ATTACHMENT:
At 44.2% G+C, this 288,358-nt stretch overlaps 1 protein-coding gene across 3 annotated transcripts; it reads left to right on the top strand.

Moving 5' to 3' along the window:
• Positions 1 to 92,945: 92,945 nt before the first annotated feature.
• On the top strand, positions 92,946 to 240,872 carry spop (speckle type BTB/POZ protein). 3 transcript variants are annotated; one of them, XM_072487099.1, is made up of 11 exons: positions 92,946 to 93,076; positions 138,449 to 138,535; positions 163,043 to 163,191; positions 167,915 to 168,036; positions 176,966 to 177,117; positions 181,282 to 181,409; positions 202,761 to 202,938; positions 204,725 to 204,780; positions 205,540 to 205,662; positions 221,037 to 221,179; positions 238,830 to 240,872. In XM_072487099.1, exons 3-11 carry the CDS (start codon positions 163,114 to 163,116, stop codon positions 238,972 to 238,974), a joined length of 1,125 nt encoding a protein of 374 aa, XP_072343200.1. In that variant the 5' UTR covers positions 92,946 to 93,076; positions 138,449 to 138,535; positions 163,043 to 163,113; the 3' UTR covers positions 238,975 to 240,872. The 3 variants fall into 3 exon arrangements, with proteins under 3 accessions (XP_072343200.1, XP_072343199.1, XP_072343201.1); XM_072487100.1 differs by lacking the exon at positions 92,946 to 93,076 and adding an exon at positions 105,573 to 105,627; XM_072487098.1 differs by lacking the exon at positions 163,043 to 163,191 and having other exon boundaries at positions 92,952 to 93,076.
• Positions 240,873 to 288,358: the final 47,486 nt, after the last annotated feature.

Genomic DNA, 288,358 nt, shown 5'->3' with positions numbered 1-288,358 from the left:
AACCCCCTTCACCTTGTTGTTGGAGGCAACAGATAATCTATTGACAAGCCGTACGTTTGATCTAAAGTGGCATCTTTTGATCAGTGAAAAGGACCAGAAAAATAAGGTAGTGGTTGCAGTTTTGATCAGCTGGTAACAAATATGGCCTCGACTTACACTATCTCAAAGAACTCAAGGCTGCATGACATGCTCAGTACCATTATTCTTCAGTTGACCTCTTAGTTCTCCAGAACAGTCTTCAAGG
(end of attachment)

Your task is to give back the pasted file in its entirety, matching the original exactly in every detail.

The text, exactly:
At 44.2% G+C, this 288,358-nt stretch overlaps 1 protein-coding gene across 3 annotated transcripts; it reads left to right on the top strand.

Moving 5' to 3' along the window:
• Positions 1 to 92,945: 92,945 nt before the first annotated feature.
• On the top strand, positions 92,946 to 240,872 carry spop (speckle type BTB/POZ protein). 3 transcript variants are annotated; one of them, XM_072487099.1, is made up of 11 exons: positions 92,946 to 93,076; positions 138,449 to 138,535; positions 163,043 to 163,191; positions 167,915 to 168,036; positions 176,966 to 177,117; positions 181,282 to 181,409; positions 202,761 to 202,938; positions 204,725 to 204,780; positions 205,540 to 205,662; positions 221,037 to 221,179; positions 238,830 to 240,872. In XM_072487099.1, exons 3-11 carry the CDS (start codon positions 163,114 to 163,116, stop codon positions 238,972 to 238,974), a joined length of 1,125 nt encoding a protein of 374 aa, XP_072343200.1. In that variant the 5' UTR covers positions 92,946 to 93,076; positions 138,449 to 138,535; positions 163,043 to 163,113; the 3' UTR covers positions 238,975 to 240,872. The 3 variants fall into 3 exon arrangements, with proteins under 3 accessions (XP_072343200.1, XP_072343199.1, XP_072343201.1); XM_072487100.1 differs by lacking the exon at positions 92,946 to 93,076 and adding an exon at positions 105,573 to 105,627; XM_072487098.1 differs by lacking the exon at positions 163,043 to 163,191 and having other exon boundaries at positions 92,952 to 93,076.
• Positions 240,873 to 288,358: the final 47,486 nt, after the last annotated feature.

Genomic DNA, 288,358 nt, shown 5'->3' with positions numbered 1-288,358 from the left:
AACCCCCTTCACCTTGTTGTTGGAGGCAACAGATAATCTATTGACAAGCCGTACGTTTGATCTAAAGTGGCATCTTTTGATCAGTGAAAAGGACCAGAAAAATAAGGTAGTGGTTGCAGTTTTGATCAGCTGGTAACAAATATGGCCTCGACTTACACTATCTCAAAGAACTCAAGGCTGCATGACATGCTCAGTACCATTATTCTTCAGTTGACCTCTTAGTTCTCCAGAACAGTCTTCAAGG